The reputation of Robert Velaise may have been limited to his immediate profession, the international film industry through which he cut a swathe for more than 50 years, but its resonance approached that of legend. Velaise lived, worked, and indeed played in a manner befitting the moguls and stars of the golden age of Hollywood while maintaining a rigorous business ethic and an utter disinterest in the celebrity in which he traded.
Perhaps best known as a producer of The Go-Between, for which he won the 1971 Grand Prix at Cannes, Velaise was highly regarded in the international movie world for decades before that and for decades after. His death at the age of 96 at his fabled penthouse in Paris's most prestigious 7ème arrondissement closes a certain chapter of cinematic lore; the pan-transatlantic jet set of post-war prosperity, when the entertainment business and the "high-life" still had a genuine glamour not yet degraded by their mass-banalisation.
And like all the mythic characters in that milieu – we are talking the era of Alexander Korda, Welles, Mamoulian and Pressburger – a certain mittel-European mystery lingered around Velaise; not only was he able to shave a couple of decades off his age, his athletic figure, Huntsmen suits and trademark quiff resisting the ravages of time, but he also, like any proper film producer, was born under a different name.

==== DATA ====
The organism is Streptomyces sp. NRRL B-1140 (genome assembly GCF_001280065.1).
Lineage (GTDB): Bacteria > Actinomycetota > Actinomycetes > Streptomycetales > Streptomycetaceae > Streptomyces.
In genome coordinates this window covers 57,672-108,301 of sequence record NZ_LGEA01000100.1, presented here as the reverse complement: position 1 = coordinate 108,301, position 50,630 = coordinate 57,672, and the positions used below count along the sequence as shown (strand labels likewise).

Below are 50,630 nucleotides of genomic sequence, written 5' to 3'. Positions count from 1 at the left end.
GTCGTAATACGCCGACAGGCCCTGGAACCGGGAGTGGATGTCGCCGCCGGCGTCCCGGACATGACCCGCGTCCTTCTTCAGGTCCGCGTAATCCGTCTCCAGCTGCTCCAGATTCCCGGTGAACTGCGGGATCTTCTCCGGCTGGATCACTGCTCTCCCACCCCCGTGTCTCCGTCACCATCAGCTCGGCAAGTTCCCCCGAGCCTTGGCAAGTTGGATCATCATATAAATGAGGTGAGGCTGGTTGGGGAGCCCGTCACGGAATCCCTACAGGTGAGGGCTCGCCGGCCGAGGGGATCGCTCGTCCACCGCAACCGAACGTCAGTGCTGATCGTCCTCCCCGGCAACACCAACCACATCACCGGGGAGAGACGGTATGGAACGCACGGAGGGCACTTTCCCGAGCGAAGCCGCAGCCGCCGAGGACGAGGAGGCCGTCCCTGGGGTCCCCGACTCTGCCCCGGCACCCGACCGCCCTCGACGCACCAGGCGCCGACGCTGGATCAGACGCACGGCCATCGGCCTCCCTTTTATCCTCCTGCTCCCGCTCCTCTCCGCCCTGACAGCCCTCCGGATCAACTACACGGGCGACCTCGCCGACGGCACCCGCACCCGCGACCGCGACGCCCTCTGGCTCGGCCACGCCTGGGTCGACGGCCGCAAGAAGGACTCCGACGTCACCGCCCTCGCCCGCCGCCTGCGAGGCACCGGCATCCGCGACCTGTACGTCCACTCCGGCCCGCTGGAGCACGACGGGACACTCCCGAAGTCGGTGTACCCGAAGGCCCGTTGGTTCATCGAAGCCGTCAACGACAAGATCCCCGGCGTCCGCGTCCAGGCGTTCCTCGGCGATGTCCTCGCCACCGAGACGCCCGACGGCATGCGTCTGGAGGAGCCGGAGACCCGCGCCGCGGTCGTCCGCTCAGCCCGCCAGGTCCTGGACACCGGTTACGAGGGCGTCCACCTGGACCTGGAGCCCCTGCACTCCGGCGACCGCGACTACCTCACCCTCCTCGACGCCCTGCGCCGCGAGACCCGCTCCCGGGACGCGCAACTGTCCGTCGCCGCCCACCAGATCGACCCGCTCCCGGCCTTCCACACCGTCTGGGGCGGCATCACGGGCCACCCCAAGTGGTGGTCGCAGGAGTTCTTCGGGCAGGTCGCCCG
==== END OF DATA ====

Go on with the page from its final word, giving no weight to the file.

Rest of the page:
Velaise was born in Zurich in 1914 to Louis and Lucie Weil Bloch, and having completed his gymnasium schooling decided to indulge his lifelong wanderlust and moved to Milan, where he worked briefly in an art gallery, followed by London and Paris. It was here, so the story went, that Velaise planned to go into the clothing, tie or schmatta business, but a family friend explained that the future was now in the movies. He was aided by Robert and Raymond Hakim, family acquaintances making their way as producers. Indeed, one of the films Velaise became involved with, Le Jour se Lève, by Marcel Carné and financed by the Hakim brothers, proved to be an enduring classic, as were an impressive number of his subsequent acquisitions. Velaise had a sixth sense about which films would be successful.
He returned to Zurich and persuaded MGM to employ him without pay, and was soon appointed the youngest national sales manager for Switzerland. In 1936 he was asked by MGM to move to the European head office in Paris and he became deputy manager for Europe. For winning Europe MGM's salesman of the year award he was sent to Los Angeles, and with that came a much-coveted visa for America.
When war broke out Velaise was living in Paris; being of Jewish origin he changed his family name to Velaise. Because he spoke perfect German (on top of his mother tongue, Swiss-German), and carried a Swiss passport, he was asked by the French government to travel across the border to spy on the German soldiers gathering there. He brought back valuable information, not the least of his many rumoured clandestine connections.